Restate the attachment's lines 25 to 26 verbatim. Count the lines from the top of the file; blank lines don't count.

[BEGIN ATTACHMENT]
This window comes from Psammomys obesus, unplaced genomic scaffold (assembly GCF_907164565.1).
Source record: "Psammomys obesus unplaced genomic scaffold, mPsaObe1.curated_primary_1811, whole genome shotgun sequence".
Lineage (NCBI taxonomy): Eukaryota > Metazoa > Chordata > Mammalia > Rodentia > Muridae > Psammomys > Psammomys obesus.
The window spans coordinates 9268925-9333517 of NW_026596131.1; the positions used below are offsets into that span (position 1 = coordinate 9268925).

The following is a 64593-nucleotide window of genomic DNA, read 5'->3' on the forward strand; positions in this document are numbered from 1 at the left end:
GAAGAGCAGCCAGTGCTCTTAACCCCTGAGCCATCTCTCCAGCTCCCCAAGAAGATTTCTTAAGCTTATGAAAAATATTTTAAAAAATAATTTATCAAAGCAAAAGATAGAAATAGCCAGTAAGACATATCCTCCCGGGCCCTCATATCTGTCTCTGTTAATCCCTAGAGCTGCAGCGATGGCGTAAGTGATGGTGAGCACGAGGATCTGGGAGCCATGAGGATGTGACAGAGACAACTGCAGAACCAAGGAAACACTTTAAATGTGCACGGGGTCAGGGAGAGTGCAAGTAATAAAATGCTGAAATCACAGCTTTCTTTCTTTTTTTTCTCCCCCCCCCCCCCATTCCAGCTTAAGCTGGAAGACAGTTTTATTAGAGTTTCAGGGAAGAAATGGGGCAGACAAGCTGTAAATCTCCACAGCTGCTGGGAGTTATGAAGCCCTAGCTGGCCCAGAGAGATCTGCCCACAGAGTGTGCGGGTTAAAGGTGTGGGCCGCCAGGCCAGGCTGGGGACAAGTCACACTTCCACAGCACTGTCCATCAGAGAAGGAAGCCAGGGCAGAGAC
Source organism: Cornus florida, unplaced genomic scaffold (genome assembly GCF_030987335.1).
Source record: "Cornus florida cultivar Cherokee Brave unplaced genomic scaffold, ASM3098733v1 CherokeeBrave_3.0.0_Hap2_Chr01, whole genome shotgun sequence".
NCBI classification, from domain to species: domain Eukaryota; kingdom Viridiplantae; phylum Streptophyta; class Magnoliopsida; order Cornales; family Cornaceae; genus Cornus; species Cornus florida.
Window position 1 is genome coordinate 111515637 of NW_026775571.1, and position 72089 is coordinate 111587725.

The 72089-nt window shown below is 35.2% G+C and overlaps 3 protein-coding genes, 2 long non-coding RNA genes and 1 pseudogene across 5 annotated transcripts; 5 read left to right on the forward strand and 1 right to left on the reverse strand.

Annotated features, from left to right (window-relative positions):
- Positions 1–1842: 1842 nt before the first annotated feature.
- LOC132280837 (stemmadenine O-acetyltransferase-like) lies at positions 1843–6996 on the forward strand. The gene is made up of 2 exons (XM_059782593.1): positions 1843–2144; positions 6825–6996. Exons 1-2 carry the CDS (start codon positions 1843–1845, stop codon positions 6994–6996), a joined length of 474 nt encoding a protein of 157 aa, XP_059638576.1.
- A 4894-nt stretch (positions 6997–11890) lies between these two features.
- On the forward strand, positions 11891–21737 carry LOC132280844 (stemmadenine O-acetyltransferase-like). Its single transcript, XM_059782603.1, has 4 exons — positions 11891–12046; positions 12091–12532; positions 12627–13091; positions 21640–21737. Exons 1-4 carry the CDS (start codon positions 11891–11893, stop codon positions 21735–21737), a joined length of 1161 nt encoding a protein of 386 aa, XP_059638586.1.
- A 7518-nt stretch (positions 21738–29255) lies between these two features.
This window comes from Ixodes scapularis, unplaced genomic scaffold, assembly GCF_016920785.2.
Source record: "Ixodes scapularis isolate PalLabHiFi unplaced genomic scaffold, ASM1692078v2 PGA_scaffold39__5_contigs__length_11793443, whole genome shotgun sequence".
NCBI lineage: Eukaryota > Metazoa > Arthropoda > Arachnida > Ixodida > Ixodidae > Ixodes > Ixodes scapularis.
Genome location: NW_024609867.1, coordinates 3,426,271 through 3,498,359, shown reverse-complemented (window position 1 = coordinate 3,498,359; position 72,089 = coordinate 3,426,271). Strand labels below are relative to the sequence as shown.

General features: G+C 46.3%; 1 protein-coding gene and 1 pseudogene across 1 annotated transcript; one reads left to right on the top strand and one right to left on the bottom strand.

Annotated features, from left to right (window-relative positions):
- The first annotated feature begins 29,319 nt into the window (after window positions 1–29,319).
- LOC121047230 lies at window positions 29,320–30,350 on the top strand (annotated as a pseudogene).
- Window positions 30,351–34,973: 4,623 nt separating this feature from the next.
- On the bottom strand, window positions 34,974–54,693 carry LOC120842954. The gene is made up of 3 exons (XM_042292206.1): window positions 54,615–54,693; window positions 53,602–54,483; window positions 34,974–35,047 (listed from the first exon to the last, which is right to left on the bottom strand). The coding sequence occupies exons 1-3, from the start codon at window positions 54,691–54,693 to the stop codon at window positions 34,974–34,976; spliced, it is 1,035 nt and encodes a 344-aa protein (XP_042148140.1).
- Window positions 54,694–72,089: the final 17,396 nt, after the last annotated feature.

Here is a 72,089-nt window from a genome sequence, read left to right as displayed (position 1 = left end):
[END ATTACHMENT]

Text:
- LOC121047230 lies at window positions 29,320–30,350 on the top strand (annotated as a pseudogene).
- Window positions 30,351–34,973: 4,623 nt separating this feature from the next.